“Save the world,” Emily Heaton says. “That’s my goal.”

Coming from Heaton—believed to be the first graduate student in the United States to research the use of Miscanthus as a perennial biofuel feedstock and now an assistant professor and biofuels agronomist at Iowa State University—her personal quest doesn't seem too lofty a mission.

“What I do, in a nutshell, is try to save the world with giant grass,” Heaton says, calling Miscanthus “the best thing since sliced bread.” Likening her work to that of a soybean agronomist in the 1930s, Heaton explains she is preparing Iowa farmers “for what’s coming” by “figuring out what crops to grow and how they work together – and how that crop mix impacts fuel availability, quality and supply.”

“I have no reason to think we can’t do this,” she says. “We just have to make people want to do it.” Heaton, 32, grew up on her family’s farm in Monticello, IL, and remains actively involved with it.

While pursuing her doctorate in crop sciences at the University of Illinois at Urbana-Champaign, Heaton’s research in dedicated Miscanthus grown in the U.S. could produce 250 percent more ethanol than corn, without requiring additional land.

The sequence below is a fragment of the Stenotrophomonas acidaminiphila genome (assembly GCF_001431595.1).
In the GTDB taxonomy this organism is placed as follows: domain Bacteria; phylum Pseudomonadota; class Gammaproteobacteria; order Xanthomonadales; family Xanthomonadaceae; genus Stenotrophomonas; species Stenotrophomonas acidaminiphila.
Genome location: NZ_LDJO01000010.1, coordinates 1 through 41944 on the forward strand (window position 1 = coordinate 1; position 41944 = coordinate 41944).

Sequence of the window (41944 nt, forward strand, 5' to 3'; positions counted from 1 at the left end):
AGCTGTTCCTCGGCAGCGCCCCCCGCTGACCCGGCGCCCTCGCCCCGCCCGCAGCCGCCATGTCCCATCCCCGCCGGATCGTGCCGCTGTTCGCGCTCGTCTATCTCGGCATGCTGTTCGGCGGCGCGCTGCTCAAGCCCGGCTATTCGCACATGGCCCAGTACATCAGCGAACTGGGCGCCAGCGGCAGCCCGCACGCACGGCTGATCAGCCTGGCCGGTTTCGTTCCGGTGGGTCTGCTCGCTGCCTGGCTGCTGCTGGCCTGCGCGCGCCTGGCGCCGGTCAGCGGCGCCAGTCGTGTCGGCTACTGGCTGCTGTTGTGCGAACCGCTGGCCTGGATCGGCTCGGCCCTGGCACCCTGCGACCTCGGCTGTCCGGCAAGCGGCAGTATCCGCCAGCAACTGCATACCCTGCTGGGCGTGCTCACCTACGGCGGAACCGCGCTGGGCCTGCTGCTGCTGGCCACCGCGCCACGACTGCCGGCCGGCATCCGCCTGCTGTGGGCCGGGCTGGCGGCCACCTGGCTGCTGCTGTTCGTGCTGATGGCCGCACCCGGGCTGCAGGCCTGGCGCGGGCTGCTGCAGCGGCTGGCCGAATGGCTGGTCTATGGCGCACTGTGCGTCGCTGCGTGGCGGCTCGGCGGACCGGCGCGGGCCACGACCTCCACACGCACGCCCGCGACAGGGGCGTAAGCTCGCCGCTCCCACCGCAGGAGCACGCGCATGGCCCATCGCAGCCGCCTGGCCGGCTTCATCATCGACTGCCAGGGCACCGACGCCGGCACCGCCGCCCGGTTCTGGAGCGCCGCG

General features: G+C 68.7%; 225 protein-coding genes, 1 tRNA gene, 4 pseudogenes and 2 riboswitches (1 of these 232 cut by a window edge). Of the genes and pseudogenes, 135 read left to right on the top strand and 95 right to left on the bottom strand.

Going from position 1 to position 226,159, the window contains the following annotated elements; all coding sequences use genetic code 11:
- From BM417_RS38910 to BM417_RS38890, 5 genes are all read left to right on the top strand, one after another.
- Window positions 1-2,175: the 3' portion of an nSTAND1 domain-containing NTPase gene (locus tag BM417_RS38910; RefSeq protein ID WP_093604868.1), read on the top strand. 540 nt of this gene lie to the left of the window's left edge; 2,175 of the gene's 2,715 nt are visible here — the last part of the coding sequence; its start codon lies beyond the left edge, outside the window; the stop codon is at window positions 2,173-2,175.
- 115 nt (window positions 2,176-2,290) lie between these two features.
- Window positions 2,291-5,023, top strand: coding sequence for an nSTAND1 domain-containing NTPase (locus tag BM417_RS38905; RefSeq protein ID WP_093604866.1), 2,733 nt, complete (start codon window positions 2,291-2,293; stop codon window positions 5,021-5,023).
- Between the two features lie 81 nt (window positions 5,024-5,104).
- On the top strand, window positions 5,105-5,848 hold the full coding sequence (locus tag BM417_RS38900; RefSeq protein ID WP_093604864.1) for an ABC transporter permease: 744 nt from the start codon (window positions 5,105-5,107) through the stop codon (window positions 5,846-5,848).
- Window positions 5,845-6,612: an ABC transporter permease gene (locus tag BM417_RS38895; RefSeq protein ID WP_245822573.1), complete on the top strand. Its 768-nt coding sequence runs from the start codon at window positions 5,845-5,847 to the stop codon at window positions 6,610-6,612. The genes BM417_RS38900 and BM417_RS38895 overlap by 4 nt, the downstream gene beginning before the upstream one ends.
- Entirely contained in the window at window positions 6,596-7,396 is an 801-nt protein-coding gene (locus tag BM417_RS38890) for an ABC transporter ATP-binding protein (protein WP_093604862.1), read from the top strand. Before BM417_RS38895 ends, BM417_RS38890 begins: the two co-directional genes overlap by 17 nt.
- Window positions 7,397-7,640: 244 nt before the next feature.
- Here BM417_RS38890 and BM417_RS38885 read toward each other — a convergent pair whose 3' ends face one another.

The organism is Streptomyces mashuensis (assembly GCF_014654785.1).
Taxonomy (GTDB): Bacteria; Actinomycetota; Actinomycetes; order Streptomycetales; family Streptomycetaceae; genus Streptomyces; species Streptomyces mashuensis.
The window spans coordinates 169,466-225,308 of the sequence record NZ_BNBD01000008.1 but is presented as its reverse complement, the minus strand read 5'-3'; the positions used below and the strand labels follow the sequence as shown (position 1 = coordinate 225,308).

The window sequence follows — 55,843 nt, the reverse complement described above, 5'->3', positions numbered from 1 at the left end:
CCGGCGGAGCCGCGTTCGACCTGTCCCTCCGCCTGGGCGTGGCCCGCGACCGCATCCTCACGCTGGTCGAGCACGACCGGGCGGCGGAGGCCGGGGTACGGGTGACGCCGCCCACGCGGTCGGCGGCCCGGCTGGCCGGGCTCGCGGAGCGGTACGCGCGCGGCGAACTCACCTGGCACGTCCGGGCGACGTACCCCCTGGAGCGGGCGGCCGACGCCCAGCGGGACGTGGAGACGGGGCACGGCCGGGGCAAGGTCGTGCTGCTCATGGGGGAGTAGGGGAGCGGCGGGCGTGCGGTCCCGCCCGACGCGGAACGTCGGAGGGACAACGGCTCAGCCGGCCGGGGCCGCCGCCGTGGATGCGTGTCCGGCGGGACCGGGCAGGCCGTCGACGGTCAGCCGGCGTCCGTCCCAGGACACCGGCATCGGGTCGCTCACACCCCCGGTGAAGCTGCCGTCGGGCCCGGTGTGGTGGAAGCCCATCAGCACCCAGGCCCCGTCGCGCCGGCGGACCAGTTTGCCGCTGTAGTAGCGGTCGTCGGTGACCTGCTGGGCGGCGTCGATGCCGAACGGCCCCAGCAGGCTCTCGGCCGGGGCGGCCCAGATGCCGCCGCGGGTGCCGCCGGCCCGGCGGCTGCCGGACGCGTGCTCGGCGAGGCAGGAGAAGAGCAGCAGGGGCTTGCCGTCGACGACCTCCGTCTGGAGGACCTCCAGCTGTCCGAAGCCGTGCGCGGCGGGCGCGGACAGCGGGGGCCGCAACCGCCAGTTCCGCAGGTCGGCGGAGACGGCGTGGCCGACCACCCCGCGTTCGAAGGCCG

After earning her doctorate, Heaton worked as an agronomist at Ceres, Inc., a California agricultural biotechnology company where she led the development of the largest dedicated biofuels variety evaluation network in the country. She joined the faculty of Iowa State’s biomass engineering program in 2008.

“I’m not the only woman in the room anymore,” Heaton says. “A lot more women are either land owners or representing land owners, or in grad school. Women are advancing in this field and it’s working just fine.”

There’s an especially personal aspect to Heaton’s world-changing quest: She and husband, Andy, welcomed their first child in December. “I want to make the world better for him,” Heaton says. “If we don’t clean up our air and CO2 concentrations, that can’t happen.


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